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The Simplicity Garden

Updated on April 13, 2011

simplicty garden

Simplify, this may be the best single word advice I ever received. I first encounter what was to become a movement about 20 years ago. I was looking for ways to reduce my expenses and lighten the amount of stuff that had been cluttering my life, I came across a book, Voluntary Simplicity, by Duane Elgin; a book that truly made a difference in how I lived.

All these years later I have begun to feel that I have too much stuff, possibly because we have moved three times in as many years and packing is a pain, so to reduce that pain we are re-examining what we have and what we truly need.

A garden is a need, no matter what size I need to grow something and food, herbs at they very least must be part of that garden.

The moving has encouraged me to design a garden that can fit into a small size or a few containers; if a larger growing space is available the basic garden can be expanded as time allows.

When creating this simplicity garden, I needed to answer this question what plants must I absolutely have. This is the rock bottom, so what are the essentials.

Let me say this, the garden would be organic and thus build soil as it grows.

Tomatoes, cherry or beefsteak or anywhere in between depending upon space, at least three tomato plants are needed. Next is basil because you just cannot have tomatoes without basil.

This would be the bare essentials if all I had was one pot then a tomato plant and two basil plants would be the garden.

Fortunately, I have more space and can add other plants, such as asters and daisies which are powerful bee and butterfly attractors, and make a decent cut flower.

Now, to move back to vegetables, cucumbers, which can be grown vertically, and used to make pickles as well as eaten fresh, are on the list.

Other herbs, dill, which is good for pickling and attracting friendly insects is important as is thyme and chamomile.

These are the essentials, tomatoes, basil, dill, chamomile, thyme, asters, daisies, cucumbers; together they make my simplicity garden as they provide food for the body and the creative spirit.

Naturally, there are many, many other plants the garden would have, if space and time would permit, but these few are what form a garden that takes little space and little time to maintain and so, for me, are the ideal simplicity garden.


Bob Ewing photo
Bob Ewing photo


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  • Bob Ewing profile image

    Bob Ewing 8 years ago from New Brunswick

    Thanks and thanks for dropping by.

  • Sandyspider profile image

    Sandy Mertens 8 years ago from Wisconsin, USA

    It is always nice reading your garden Hubs.

  • Bob Ewing profile image

    Bob Ewing 8 years ago from New Brunswick

    I have not yet written a gardening book, but am working on one, thanks for asking; time is a key factor in garden design, one too many ignore to their later regret; thanks ZBee. Thank you both for dropping by.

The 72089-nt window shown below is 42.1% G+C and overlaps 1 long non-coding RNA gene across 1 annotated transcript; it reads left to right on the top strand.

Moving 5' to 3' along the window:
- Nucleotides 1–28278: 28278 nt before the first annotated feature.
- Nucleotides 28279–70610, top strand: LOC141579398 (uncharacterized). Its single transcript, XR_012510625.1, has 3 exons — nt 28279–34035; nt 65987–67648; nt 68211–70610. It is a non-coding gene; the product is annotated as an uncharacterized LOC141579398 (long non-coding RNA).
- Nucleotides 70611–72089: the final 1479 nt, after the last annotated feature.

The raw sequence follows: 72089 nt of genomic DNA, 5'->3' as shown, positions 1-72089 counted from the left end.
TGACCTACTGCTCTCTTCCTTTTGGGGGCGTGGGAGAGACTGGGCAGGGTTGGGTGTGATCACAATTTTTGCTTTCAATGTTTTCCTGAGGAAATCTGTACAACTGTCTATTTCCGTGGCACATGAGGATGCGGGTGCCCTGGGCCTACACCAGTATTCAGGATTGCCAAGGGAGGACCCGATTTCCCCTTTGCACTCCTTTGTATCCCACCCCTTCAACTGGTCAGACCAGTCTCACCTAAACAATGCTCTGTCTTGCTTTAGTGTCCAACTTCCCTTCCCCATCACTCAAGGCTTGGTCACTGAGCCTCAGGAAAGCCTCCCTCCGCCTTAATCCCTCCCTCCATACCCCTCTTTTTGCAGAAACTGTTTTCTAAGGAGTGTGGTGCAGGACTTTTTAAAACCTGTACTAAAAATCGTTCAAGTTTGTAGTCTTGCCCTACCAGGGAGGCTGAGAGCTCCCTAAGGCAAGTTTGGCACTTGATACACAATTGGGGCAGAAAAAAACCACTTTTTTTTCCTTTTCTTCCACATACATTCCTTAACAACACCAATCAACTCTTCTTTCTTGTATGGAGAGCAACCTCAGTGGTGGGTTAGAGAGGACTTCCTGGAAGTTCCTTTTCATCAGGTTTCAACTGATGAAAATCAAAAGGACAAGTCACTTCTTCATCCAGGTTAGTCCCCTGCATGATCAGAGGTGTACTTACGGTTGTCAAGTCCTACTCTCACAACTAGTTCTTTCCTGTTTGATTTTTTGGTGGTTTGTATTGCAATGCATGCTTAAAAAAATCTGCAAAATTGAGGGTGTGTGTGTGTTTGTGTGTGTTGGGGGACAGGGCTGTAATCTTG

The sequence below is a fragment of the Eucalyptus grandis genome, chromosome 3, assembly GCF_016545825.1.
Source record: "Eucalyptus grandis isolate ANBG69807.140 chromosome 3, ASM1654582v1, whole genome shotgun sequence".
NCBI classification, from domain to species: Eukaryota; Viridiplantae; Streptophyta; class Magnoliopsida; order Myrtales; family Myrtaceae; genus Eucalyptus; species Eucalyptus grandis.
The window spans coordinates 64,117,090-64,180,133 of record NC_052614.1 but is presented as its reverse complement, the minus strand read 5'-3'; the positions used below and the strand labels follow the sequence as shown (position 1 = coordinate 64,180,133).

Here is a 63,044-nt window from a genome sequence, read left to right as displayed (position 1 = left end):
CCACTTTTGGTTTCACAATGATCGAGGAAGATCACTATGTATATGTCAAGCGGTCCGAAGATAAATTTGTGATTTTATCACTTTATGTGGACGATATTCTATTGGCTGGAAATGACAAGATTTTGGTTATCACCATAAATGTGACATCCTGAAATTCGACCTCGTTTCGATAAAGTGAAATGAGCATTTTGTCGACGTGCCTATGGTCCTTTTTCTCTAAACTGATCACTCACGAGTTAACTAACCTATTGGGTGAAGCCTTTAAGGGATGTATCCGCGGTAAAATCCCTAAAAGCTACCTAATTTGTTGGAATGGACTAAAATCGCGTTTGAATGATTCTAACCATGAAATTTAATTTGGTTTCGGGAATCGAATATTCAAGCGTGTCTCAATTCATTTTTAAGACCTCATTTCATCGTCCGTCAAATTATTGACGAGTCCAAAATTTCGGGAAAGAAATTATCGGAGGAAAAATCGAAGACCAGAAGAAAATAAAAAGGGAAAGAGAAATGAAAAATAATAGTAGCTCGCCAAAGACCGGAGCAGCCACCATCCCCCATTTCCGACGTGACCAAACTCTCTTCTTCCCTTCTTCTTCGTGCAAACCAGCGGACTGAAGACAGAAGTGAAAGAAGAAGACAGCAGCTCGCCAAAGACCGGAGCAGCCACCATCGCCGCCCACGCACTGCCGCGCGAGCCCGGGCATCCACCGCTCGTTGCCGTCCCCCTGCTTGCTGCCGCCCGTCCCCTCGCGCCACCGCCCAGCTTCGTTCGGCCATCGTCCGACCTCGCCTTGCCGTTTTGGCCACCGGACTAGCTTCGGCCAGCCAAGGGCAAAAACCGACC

• Ben Zoltak profile image

    Ben Zoltak 8 years ago from Lake Mills, Jefferson County, Wisconsin USA

    I especially like your strategy of planting asters to attract bees because you Bob, realize the benefit of these great creatures on the wholeness and productivity of your garden. Native Americans were known for planting a variety of plants instead of monoculture because they knew of the benefits, you probably already knew that Bob, just sayin'. I hope I get a little more money in the future I plan on buying one of your gardening books. You must have written one right?


  • Zsuzsy Bee profile image

    Zsuzsy Bee 8 years ago from Ontario/Canada

    I was facing the same dilemma a few years back when I just couldn't keep up with the flower and veggie garden and the many hours spent at my tailor-shop...I kept insisting on putting in the garden then usually a big order came in and the garden upkeep would get away from me. Eventually I narrowed the garden "inhabitants" down to a similar list as yours I missed all the other stuff but it worked for a couple of years.

    Now that I don't have the sewing shop anymore and a few acres to play with I seem to be adding and adding more every year again.

    Once again a great hub Bob...

    kindest regards Zsuzsy

  • Bob Ewing profile image

    Bob Ewing 8 years ago from New Brunswick

    Buying seeds can be habit forming I know, thanks you both for dropping by.

  • macsmith85 profile image

    macsmith85 8 years ago

    Great to see your hub!!!! Keep writing!!!!

  • Hello, hello, profile image

    Hello, hello, 8 years ago from London, UK

    Thank you for good advice. I always get carried away and buy far too many seedpakets which could cover a field.

  • Bob Ewing profile image

    Bob Ewing 8 years ago from New Brunswick

    jayjay, there are so many plants I enjot that narrowing down was difficult, Cate, beautiful, useful or sentimental, I like the criteria, thank you both for dropping by.

  • profile image

    Cate Ferguson 8 years ago

    Bob you are so right about clutter and not being able to tomatoes without basil! :-) Just yesterday I had a decluttering conversation with my sister and shared with her my system. If it's not beautiful, useful or sentimental... it's gone! I got that bit of wisdom from a book many years ago and it has served me well. Simplicity Gardening makes so much sense of what is often chaos. Thanks for sharing.

  • jayjay40 profile image

    jayjay40 8 years ago from Bristol England

    I've been sat here thinking for ages and keep changing my mind. However I know I couldn't be without Lavender and Rosemary, my tulips are a must and my runner beans. I love my Buddlia, and the mock orange, and the mint. The borrage and fennel are brilliant for insects-Gosh I can't stop. anyway brilliant hub, thanks